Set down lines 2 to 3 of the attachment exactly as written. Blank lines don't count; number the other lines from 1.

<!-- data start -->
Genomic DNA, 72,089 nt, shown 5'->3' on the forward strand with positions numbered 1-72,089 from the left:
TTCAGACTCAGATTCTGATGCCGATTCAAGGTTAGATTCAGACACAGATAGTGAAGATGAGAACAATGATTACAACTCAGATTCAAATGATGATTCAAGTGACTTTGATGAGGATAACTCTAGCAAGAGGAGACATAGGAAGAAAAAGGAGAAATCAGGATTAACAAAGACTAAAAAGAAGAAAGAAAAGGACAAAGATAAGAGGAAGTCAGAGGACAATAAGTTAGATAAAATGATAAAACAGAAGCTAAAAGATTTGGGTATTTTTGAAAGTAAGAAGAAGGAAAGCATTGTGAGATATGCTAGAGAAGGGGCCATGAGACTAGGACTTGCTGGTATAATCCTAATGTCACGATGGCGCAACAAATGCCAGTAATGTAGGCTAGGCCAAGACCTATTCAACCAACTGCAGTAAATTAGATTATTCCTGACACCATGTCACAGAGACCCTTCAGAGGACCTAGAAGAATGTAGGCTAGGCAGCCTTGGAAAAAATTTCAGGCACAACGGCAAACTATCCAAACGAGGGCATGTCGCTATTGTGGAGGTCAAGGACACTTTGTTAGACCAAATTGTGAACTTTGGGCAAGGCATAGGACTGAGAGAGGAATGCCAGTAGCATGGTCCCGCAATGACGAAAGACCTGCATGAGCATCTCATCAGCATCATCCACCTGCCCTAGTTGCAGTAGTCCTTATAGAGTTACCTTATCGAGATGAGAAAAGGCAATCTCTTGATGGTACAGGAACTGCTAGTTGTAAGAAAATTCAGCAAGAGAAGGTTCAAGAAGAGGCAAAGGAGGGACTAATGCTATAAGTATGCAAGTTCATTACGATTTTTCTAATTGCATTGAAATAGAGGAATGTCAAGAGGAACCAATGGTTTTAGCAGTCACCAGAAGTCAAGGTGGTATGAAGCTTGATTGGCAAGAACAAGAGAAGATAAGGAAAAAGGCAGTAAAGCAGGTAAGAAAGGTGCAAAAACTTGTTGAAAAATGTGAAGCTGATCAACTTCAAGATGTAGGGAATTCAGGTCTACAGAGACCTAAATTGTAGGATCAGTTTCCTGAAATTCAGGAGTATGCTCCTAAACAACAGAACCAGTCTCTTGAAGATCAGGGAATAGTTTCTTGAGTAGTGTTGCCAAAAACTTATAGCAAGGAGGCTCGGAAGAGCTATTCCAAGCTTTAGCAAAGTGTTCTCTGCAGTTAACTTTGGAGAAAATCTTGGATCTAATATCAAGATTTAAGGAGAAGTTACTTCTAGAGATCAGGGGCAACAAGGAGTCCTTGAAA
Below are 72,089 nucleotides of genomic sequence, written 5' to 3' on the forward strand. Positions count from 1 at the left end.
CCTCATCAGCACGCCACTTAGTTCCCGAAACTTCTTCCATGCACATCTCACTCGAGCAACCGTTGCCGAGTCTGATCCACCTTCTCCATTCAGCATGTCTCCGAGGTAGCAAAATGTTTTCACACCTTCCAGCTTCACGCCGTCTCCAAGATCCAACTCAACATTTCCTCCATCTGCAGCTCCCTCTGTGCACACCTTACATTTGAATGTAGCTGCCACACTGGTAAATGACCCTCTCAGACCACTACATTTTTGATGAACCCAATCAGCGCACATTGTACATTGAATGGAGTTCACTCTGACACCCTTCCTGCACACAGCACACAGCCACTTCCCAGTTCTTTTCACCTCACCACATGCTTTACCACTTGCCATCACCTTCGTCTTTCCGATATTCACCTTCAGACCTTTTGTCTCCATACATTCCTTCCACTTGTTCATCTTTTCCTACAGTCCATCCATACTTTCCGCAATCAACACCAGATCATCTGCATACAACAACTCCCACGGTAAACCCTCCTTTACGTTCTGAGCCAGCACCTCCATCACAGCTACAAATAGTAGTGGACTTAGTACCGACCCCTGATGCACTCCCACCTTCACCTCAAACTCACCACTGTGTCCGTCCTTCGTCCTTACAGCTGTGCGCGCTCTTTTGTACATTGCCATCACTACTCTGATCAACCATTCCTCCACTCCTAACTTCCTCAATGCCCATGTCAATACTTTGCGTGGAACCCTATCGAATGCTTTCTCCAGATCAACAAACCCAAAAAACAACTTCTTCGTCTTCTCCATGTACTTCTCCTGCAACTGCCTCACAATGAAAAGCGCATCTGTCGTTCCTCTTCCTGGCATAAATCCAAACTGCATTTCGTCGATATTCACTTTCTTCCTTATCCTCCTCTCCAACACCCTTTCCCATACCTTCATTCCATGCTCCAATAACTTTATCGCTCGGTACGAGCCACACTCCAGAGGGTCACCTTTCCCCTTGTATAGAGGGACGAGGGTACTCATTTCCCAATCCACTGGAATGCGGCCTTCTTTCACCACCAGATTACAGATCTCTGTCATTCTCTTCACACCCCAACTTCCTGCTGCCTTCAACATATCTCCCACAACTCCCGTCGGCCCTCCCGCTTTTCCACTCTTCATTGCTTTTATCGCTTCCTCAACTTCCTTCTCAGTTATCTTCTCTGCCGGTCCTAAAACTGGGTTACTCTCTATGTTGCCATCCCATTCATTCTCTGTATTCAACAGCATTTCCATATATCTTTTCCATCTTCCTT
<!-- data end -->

TTCAGACTCAGATTCTGATGCCGATTCAAGGTTAGATTCAGACACAGATAGTGAAGATGAGAACAATGATTACAACTCAGATTCAAATGATGATTCAAGTGACTTTGATGAGGATAACTCTAGCAAGAGGAGACATAGGAAGAAAAAGGAGAAATCAGGATTAACAAAGACTAAAAAGAAGAAAGAAAAGGACAAAGATAAGAGGAAGTCAGAGGACAATAAGTTAGATAAAATGATAAAACAGAAGCTAAAAGATTTGGGTATTTTTGAAAGTAAGAAGAAGGAAAGCATTGTGAGATATGCTAGAGAAGGGGCCATGAGACTAGGACTTGCTGGTATAATCCTAATGTCACGATGGCGCAACAAATGCCAGTAATGTAGGCTAGGCCAAGACCTATTCAACCAACTGCAGTAAATTAGATTATTCCTGACACCATGTCACAGAGACCCTTCAGAGGACCTAGAAGAATGTAGGCTAGGCAGCCTTGGAAAAAATTTCAGGCACAACGGCAAACTATCCAAACGAGGGCATGTCGCTATTGTGGAGGTCAAGGACACTTTGTTAGACCAAATTGTGAACTTTGGGCAAGGCATAGGACTGAGAGAGGAATGCCAGTAGCATGGTCCCGCAATGACGAAAGACCTGCATGAGCATCTCATCAGCATCATCCACCTGCCCTAGTTGCAGTAGTCCTTATAGAGTTACCTTATCGAGATGAGAAAAGGCAATCTCTTGATGGTACAGGAACTGCTAGTTGTAAGAAAATTCAGCAAGAGAAGGTTCAAGAAGAGGCAAAGGAGGGACTAATGCTATAAGTATGCAAGTTCATTACGATTTTTCTAATTGCATTGAAATAGAGGAATGTCAAGAGGAACCAATGGTTTTAGCAGTCACCAGAAGTCAAGGTGGTATGAAGCTTGATTGGCAAGAACAAGAGAAGATAAGGAAAAAGGCAGTAAAGCAGGTAAGAAAGGTGCAAAAACTTGTTGAAAAATGTGAAGCTGATCAACTTCAAGATGTAGGGAATTCAGGTCTACAGAGACCTAAATTGTAGGATCAGTTTCCTGAAATTCAGGAGTATGCTCCTAAACAACAGAACCAGTCTCTTGAAGATCAGGGAATAGTTTCTTGAGTAGTGTTGCCAAAAACTTATAGCAAGGAGGCTCGGAAGAGCTATTCCAAGCTTTAGCAAAGTGTTCTCTGCAGTTAACTTTGGAGAAAATCTTGGATCTAATATCAAGATTTAAGGAGAAGTTACTTCTAGAGATCAGGGGCAACAAGGAGTCCTTGAAA
Below are 72,089 nucleotides of genomic sequence, written 5' to 3' on the forward strand. Positions count from 1 at the left end.